Author: Tony Hey and Gyuri Pápay
Publisher: Cambridge University Press
Audience: Anyone interested in the history of computing, in particular those studying computer science
Reviewer: Sue Gee
The third of our selection of best books of 2015 has an ambitious scope. It covers the early days of computers in the 1930s, reaches the cutting edge of today's research and looks towards the future.
This book is targeted at students with the aim of stimulating their interest in “the wide range of career opportunities in computer science”. However, even though I'm not part of that core audience, I was immediately hooked by the preface and continued to find a great deal to interest me throughout the book and gave it a full 5-star rating.
In the Preface I was intrigued to discover that authors took their key inspiration from Richard Feynman and that co-author Tony Hey was the person asked to edit the Feynman Lectures on Computation. Is this book going to be pitched at a level beyond most readers?
The short answer is no. It is mostly highly accessible and when it is more difficult you are advised to skim, read or skip. A case in point is Chapter 6: Mr Turing's amazing machines, acknowledged in the preface as the most difficult in the book as it explores idea that are the theoretical basis for much of computer science – including the ideas of Hilbert, Frege and Russell, computability, universality and the Church-Turing thesis as well as Turing machines.
The book is characterized by lots of illustrations, including black and white and color photos and where abstract ideas are discussed diagrams and cartoons. A page without illustration is rare and there are no double spreads without pictures in the main part of the book. It also includes comprehensive figure credits along with notes, suggestions for further reading, a name index and a general index.
After a few pages that speculate on computer science the book begins with a highly readable account of some of the early computers and their creators. Much of Chapter 1:Beginnings of a revolution is devoted to ENIAC and how a chance meeting between Herman Goldstine amd John von Neumann shaped the way in which John Machly and J. Presper Eckert were able to go ahead with the project. Chapter 1 also introduces Vannevar Bush's Differential Analyzer, Von Neumann architecture, EDVAC and EDSAC. In its final few pages it turns the clock back further to Charles Babbage and the Difference and Analytical Engines, Ada Lovelace. It also takes a brief look at Bletchley Park codebreaking and Colossus and at LEO as the first commercial computer.
Chapter 2 is on hardware and the authors take us downward through the layers to see how base 2 arithmetic and logical operations are carried our. Along the way we meet George Boole, Claude Shannon, Augustus De Morgan, Gottfried Wilhelm Leibniz, George Stibitz and eventually meet the Manchester Baby and EDSAC. Meanwhile we've learnt about hierarchical design and functional abstraction,switching circuits, binary arithmetic, bits and bytes, logic gates, truth tables, and the fetch-execute cycle - and much more.
Some readers may be intrigued by the title of the next chapter, The software is in the holes. But even if you already think of software in this way you'll find it a very readable account of a fascinating history with more interesting characters - including Grace Hooper, Howard Aiken, Joohn Backus, Peter Naur and John McCarthy.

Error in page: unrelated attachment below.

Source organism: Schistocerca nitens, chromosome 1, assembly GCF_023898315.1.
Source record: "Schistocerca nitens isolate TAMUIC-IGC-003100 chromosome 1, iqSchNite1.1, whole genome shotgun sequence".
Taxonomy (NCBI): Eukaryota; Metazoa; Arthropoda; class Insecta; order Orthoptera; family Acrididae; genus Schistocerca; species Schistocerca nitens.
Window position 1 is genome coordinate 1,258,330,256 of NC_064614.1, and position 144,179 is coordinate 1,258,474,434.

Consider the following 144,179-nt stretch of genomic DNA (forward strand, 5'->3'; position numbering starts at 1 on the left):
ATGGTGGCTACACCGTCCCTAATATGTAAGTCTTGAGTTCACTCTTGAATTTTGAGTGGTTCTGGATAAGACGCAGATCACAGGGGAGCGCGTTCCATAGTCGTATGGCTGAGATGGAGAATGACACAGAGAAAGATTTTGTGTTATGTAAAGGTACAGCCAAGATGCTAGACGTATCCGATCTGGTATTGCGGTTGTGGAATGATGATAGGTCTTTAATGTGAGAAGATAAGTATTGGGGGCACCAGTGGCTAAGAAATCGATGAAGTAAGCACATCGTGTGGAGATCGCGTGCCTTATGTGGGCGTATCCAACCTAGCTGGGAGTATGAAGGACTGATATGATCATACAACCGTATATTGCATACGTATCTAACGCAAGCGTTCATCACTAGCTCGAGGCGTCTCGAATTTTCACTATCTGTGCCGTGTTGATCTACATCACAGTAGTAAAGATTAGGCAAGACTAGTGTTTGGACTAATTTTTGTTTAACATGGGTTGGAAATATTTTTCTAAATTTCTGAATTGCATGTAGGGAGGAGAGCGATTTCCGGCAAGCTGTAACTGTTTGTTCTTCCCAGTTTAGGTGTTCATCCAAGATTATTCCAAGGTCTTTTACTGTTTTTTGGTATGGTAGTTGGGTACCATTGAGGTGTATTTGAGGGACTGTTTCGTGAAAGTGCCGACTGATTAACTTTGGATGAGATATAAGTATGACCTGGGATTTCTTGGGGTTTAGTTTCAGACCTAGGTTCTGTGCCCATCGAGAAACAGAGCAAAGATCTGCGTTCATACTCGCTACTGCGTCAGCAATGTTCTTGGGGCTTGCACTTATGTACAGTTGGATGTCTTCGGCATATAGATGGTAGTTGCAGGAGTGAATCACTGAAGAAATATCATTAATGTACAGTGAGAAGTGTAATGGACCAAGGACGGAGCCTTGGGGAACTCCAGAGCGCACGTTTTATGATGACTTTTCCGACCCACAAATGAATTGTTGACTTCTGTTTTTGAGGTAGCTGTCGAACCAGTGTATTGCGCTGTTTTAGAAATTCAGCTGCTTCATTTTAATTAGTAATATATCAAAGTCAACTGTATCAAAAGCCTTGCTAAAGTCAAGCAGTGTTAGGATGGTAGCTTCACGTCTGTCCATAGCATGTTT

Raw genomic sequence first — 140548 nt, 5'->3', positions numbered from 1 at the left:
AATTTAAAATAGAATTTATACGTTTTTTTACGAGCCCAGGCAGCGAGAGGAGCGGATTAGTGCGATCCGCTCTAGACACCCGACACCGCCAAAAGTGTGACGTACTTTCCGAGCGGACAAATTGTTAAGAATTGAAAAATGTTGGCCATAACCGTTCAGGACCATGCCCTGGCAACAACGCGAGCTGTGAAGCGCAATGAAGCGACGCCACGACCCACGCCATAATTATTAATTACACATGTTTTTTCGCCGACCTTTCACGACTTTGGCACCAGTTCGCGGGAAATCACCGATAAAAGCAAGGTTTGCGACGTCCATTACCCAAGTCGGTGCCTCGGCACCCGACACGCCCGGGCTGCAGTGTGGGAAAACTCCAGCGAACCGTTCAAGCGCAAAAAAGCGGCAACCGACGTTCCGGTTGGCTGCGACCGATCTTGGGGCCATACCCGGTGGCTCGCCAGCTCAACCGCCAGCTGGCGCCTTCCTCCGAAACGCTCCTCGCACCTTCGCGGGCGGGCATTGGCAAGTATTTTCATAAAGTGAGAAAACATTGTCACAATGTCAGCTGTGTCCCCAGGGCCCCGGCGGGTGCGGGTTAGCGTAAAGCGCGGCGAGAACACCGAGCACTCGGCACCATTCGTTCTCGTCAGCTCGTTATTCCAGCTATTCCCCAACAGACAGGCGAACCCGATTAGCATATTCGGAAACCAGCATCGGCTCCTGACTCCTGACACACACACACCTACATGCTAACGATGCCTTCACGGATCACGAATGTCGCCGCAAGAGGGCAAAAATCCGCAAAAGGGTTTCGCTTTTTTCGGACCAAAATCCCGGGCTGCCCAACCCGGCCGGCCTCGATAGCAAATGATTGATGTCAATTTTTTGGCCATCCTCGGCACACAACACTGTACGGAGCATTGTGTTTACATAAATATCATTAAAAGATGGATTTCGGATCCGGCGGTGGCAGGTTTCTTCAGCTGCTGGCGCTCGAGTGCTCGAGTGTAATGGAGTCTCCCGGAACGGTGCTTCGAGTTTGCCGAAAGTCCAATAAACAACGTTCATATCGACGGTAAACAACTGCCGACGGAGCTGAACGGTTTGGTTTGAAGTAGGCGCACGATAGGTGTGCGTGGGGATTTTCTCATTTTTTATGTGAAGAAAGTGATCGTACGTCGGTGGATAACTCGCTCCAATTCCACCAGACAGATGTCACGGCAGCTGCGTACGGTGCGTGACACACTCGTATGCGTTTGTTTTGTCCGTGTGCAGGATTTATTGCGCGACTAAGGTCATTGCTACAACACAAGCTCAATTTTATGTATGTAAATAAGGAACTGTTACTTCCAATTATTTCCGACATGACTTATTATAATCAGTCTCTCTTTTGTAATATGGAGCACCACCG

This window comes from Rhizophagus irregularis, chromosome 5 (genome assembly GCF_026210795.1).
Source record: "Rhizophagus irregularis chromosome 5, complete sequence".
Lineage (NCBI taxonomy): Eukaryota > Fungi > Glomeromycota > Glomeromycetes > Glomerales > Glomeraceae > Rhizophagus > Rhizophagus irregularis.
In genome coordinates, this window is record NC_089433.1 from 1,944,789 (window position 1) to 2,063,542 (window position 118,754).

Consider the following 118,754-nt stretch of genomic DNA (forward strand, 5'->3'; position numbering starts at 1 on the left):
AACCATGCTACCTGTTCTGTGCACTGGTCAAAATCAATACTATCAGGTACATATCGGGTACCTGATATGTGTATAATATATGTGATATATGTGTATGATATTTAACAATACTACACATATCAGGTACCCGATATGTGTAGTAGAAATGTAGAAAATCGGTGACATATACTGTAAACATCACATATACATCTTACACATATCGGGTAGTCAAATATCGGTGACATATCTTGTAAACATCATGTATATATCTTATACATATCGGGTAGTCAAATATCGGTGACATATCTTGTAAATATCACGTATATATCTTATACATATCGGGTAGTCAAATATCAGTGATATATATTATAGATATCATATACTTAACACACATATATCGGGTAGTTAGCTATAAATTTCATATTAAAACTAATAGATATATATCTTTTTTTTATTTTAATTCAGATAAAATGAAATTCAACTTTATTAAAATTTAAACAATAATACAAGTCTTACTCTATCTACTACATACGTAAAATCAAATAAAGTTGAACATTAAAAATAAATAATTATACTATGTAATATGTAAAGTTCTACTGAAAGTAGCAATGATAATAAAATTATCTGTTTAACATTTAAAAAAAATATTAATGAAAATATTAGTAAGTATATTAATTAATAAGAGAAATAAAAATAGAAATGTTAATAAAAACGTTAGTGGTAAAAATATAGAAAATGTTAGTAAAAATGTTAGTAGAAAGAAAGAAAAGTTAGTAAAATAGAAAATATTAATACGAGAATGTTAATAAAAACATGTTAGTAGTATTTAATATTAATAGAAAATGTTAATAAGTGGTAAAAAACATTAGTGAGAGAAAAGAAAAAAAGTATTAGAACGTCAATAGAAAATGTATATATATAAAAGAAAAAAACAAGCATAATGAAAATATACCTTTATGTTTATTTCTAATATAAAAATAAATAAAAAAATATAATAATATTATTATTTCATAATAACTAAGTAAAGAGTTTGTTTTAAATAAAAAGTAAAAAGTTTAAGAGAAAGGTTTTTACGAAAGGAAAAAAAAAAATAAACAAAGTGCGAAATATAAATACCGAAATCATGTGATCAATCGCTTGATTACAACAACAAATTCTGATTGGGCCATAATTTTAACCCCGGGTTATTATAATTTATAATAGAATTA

The topic of Chapter 4 is programming languages - tracing the elements of modern languages from their roots and looking at how we the data structures we use today originated. This is an account that goes from FORTRAN to Perl including many more en route.
Next comes a look at algorithms, something, the authors note, can be regarded as the "spirit of computing". Donald Knuth is among the characters encountered here. Topics introduced here include numerical algorithms, sorting, graph problems and complexity theory.
By this point in the book we covered the basic ideas in a historical context and can home in on some specific ideas. It may well be a good idea to skip past the ideas of computability at first reading and dip into later chapters according to what interests you most.
For those interested in hardware, Chapter 7 is on the transistor, the silicon chip and Moore's Law. Chapter 8 is on the beginning, and the progression of the home or personal computer revolution. This is followed in Chapter 9 by computer games.
Chapter 10: Licklider's intergalactic computer network traces the beginnings of the journey that led to today's Internet, starting with the telegraph network which went global during the reign of Queen Victoria. This chapter covers packet switching, Ethernet and reaches TCP/IP protocol and ARPANET. The next looks at hypertext and World Wide Web. As well as Tim Berners Lee it introduces Jimmy Wales and Mark Zuckerberg and then Chapter 12 is devoted to The dark side of the web and looks at hacking and malware.
Chapters 13 covers artificial intelligence and neural networks and Chapter 14 goes on to machine learning. Nanotechnolgy and quantum computing are the topics of Chapter 15 and we reach robotics and the Internet of Things in Chapter 16. The book rounds out with a chapter that looks at computers in science fiction.
The A4 format of this book, which is available in both hardback and paperback, is the feature that marks it out as a textbook. But while it is intended to be intelligible to both high school and first-year university students, it has a lot to offer the general reader and even those already part of the computing universe as a coherent, well-written account of its past, present and future.